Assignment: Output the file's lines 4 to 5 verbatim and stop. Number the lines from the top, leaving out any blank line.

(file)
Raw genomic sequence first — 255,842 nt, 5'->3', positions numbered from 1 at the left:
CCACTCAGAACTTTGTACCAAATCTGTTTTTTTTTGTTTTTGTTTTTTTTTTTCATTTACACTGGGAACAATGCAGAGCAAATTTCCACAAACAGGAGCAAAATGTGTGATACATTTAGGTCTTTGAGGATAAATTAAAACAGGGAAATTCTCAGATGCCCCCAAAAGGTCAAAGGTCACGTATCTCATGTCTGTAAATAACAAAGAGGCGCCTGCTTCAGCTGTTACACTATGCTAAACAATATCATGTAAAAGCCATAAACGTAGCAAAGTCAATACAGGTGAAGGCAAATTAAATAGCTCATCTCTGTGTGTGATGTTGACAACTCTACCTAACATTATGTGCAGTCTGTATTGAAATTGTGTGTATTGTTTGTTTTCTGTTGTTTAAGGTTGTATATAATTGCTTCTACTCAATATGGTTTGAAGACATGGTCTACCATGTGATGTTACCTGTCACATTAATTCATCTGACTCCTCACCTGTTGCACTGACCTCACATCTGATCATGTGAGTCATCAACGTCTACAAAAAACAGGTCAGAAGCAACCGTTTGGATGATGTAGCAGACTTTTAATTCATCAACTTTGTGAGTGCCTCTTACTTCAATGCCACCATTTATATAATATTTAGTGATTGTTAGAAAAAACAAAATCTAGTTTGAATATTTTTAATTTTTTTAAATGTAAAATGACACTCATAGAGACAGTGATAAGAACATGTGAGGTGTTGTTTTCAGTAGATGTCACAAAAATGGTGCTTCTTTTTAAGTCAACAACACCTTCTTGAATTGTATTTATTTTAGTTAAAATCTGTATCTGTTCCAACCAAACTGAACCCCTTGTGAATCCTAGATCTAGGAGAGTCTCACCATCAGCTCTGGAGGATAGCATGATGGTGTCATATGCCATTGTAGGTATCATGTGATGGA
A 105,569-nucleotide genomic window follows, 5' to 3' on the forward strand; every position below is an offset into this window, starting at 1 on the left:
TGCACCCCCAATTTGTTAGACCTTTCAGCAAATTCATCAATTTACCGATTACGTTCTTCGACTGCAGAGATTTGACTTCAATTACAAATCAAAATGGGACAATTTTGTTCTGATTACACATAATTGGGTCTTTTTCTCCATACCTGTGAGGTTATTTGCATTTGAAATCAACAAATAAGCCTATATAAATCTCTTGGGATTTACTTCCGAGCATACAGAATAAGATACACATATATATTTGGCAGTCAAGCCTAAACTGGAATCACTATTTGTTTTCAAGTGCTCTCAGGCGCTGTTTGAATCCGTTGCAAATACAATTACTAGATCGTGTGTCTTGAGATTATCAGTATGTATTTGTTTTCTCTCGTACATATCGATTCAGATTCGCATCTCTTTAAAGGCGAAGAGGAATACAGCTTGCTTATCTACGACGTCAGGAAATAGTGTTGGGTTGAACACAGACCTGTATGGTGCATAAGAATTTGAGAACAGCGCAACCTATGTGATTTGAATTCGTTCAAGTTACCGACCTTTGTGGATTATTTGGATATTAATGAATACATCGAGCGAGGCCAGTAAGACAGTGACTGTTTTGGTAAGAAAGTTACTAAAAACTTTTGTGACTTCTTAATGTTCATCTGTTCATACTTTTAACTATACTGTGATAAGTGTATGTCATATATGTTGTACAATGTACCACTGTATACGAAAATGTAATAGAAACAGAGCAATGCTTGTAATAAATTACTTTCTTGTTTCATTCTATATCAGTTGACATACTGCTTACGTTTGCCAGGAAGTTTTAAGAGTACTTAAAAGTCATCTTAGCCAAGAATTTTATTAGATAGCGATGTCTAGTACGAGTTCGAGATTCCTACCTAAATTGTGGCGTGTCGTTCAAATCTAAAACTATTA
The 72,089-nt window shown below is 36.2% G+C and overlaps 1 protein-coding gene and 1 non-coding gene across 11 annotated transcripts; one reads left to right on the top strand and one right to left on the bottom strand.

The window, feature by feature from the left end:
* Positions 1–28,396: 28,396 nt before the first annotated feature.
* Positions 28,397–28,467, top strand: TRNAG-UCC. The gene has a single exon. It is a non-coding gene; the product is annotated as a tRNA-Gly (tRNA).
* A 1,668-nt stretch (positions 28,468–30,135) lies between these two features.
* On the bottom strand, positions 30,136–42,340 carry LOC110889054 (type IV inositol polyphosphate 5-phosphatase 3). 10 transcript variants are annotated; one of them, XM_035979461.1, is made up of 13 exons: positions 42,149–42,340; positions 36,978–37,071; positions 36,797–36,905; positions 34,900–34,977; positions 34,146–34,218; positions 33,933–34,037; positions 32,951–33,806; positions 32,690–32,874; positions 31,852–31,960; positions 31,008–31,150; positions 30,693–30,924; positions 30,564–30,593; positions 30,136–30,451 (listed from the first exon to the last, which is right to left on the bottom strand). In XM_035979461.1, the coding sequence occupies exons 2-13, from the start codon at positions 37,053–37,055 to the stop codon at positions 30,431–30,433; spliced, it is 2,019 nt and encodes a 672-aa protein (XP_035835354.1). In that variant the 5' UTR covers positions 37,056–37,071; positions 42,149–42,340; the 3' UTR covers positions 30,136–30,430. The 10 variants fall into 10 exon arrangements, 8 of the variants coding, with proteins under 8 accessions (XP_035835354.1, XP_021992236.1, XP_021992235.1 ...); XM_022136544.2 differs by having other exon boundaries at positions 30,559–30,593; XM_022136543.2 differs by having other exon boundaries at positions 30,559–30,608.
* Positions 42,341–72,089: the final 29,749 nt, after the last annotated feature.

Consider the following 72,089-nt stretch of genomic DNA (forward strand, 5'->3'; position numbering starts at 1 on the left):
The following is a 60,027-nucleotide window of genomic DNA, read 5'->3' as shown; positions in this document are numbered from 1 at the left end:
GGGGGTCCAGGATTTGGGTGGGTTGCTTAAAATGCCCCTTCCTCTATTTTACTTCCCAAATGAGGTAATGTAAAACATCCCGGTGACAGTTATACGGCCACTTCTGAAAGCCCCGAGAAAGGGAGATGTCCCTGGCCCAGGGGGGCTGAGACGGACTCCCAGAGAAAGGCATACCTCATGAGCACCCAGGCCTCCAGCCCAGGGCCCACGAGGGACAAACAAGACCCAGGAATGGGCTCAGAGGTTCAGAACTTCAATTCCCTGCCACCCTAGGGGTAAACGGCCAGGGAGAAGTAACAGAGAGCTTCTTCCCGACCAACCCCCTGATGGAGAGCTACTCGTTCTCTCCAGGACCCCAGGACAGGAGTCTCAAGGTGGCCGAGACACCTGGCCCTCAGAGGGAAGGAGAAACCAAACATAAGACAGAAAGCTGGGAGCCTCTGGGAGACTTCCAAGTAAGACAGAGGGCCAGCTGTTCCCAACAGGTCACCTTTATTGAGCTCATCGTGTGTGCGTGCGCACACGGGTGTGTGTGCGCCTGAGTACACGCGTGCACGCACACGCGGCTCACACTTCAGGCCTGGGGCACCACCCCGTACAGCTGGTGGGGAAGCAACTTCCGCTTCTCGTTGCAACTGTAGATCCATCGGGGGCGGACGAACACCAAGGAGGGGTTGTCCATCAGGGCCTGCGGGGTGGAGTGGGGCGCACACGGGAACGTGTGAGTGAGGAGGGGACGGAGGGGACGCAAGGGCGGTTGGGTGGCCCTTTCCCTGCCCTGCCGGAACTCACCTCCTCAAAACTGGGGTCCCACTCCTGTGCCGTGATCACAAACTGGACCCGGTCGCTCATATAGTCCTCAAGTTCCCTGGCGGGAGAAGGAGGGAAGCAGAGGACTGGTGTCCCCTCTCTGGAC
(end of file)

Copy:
TGCACCCCCAATTTGTTAGACCTTTCAGCAAATTCATCAATTTACCGATTACGTTCTTCGACTGCAGAGATTTGACTTCAATTACAAATCAAAATGGGACAATTTTGTTCTGATTACACATAATTGGGTCTTTTTCTCCATACCTGTGAGGTTATTTGCATTTGAAATCAACAAATAAGCCTATATAAATCTCTTGGGATTTACTTCCGAGCATACAGAATAAGATACACATATATATTTGGCAGTCAAGCCTAAACTGGAATCACTATTTGTTTTCAAGTGCTCTCAGGCGCTGTTTGAATCCGTTGCAAATACAATTACTAGATCGTGTGTCTTGAGATTATCAGTATGTATTTGTTTTCTCTCGTACATATCGATTCAGATTCGCATCTCTTTAAAGGCGAAGAGGAATACAGCTTGCTTATCTACGACGTCAGGAAATAGTGTTGGGTTGAACACAGACCTGTATGGTGCATAAGAATTTGAGAACAGCGCAACCTATGTGATTTGAATTCGTTCAAGTTACCGACCTTTGTGGATTATTTGGATATTAATGAATACATCGAGCGAGGCCAGTAAGACAGTGACTGTTTTGGTAAGAAAGTTACTAAAAACTTTTGTGACTTCTTAATGTTCATCTGTTCATACTTTTAACTATACTGTGATAAGTGTATGTCATATATGTTGTACAATGTACCACTGTATACGAAAATGTAATAGAAACAGAGCAATGCTTGTAATAAATTACTTTCTTGTTTCATTCTATATCAGTTGACATACTGCTTACGTTTGCCAGGAAGTTTTAAGAGTACTTAAAAGTCATCTTAGCCAAGAATTTTATTAGATAGCGATGTCTAGTACGAGTTCGAGATTCCTACCTAAATTGTGGCGTGTCGTTCAAATCTAAAACTATTA
The 72,089-nt window shown below is 36.2% G+C and overlaps 1 protein-coding gene and 1 non-coding gene across 11 annotated transcripts; one reads left to right on the top strand and one right to left on the bottom strand.